Sued for ransomware attack? Hacked health system hit with class action claim, Partner Avery Dial quoted, Part B News, Jan 2023
Health IT A patient has brought a class action suit against a health system, claiming its negligence led to the breach of privacy and potential harm for which the plaintiff seeks damages — an ominous sign for practices in a time of rising ransomware attacks (PBN 1/23/23)….
No private right under HIPAA, but … “When you have a statute like HIPAA that doesn’t provide for a private cause of actions, sometimes plaintiffs will cite the statute just as a general standard of care by which you could [allege] a breach of duty, so they don’t have to rely on the[more] general allegation that the defendant had a duty to protect personal information,” says Avery A. Dial, co-deputy chair of the Data Privacy & Cybersecurity Practice Group at Kaufman Dolowich Voluck in Fort Lauderdale, Fla.
Weak negligence claim?
Dial suggests that will require more than what’s in the complaint. “They can’t go into court and just say the defendant failed to implement and follow basic security procedures, because then the response is, ‘well, how?’” he says.
On the other hand
That doesn’t mean CommonSpirit is out of the woods, though. “Just because the damages don’t appear on the face of the complaint, that doesn’t mean they can’t come out in discovery,” Dial says.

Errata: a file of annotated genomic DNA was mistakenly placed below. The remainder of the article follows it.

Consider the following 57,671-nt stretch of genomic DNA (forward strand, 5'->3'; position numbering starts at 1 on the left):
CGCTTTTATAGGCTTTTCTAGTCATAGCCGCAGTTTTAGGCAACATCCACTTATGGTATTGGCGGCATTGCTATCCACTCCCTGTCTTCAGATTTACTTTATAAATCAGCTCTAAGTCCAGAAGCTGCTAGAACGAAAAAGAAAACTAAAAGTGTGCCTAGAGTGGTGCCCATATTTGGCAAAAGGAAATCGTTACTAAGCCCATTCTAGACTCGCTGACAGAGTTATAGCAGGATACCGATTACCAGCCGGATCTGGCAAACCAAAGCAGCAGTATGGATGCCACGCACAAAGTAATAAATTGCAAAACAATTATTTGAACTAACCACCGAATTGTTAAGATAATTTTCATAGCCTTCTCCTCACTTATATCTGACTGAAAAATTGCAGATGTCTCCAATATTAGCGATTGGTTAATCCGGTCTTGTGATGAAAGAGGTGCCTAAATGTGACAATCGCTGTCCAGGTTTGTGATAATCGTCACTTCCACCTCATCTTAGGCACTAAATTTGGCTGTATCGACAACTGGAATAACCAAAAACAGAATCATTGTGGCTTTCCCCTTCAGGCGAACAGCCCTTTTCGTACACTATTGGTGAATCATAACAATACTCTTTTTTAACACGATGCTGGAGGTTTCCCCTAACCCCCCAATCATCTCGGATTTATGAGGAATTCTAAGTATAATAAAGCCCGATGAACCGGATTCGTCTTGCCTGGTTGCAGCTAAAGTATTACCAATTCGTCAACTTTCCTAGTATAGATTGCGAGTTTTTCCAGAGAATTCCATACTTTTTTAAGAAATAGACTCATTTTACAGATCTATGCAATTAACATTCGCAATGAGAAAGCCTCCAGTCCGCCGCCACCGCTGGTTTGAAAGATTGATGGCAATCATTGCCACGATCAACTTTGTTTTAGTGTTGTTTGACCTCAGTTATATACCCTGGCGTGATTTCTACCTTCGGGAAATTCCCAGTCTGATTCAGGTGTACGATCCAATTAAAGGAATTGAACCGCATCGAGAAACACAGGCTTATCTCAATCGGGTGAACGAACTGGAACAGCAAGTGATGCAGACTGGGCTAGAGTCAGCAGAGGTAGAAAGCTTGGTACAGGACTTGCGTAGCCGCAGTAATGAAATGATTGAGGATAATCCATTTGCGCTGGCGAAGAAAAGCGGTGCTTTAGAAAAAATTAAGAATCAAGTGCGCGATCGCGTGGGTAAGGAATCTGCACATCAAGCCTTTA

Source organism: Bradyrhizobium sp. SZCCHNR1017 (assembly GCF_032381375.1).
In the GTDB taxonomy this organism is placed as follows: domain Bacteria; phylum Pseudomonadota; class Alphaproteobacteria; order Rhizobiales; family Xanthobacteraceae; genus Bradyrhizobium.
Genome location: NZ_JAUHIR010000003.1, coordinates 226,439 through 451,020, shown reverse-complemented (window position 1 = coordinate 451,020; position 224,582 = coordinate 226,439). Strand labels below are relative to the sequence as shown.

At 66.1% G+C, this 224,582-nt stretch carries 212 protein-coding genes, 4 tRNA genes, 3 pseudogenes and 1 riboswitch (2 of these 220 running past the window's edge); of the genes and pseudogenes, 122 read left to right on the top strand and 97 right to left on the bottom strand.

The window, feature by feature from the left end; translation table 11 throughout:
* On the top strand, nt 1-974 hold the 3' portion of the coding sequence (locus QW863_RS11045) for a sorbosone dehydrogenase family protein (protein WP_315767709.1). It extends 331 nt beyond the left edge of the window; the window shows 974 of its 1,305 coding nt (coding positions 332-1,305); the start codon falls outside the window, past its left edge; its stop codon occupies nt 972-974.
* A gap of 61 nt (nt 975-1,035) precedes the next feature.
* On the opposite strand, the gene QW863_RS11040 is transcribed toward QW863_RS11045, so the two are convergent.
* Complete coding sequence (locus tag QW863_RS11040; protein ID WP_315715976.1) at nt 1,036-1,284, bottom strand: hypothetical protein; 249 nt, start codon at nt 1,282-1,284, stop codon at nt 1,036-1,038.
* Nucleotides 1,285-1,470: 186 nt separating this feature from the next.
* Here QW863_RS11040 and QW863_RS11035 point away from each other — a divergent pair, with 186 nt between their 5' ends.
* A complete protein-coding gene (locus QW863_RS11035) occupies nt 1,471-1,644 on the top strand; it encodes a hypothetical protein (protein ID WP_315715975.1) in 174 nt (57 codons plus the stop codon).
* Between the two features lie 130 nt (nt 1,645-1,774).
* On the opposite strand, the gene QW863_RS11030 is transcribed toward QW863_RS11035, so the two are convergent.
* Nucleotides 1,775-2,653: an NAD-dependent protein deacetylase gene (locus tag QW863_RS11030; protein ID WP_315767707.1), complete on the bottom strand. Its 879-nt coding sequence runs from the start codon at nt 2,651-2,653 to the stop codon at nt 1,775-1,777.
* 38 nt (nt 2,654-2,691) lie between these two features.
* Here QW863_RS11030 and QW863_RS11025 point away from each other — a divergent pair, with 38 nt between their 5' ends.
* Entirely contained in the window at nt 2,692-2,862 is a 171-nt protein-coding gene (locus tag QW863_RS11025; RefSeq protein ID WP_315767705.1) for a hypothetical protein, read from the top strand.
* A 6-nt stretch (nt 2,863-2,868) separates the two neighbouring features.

While it’s not evident from the complaint that actual harm has been caused, “if a breached credential is used to steal the user’s identity and financial damages occur, that would be actual harm,” Dial adds. Also, the plaintiff won’t be the only one investigating. “The OCR [HHS Office for Civil Rights] will conduct its own investigation, which may result in a fine to the company,” Wang says. “If the OCR finds CommonSpirit at fault in adherence to HIPAA regulations, that could be strong ammunition for the plaintiff in this case.” Dial and Wang agree that a settlement may be in the offing in any case. In recent years courts seem to have become more sympathetic to those who suffer data breaches. “A 623,000 person class, with the amount of documentation and time and the discovery and forensic analysis involved, is really disruptive to a business,” Dial says. “So, I could see settlement as a possibility.”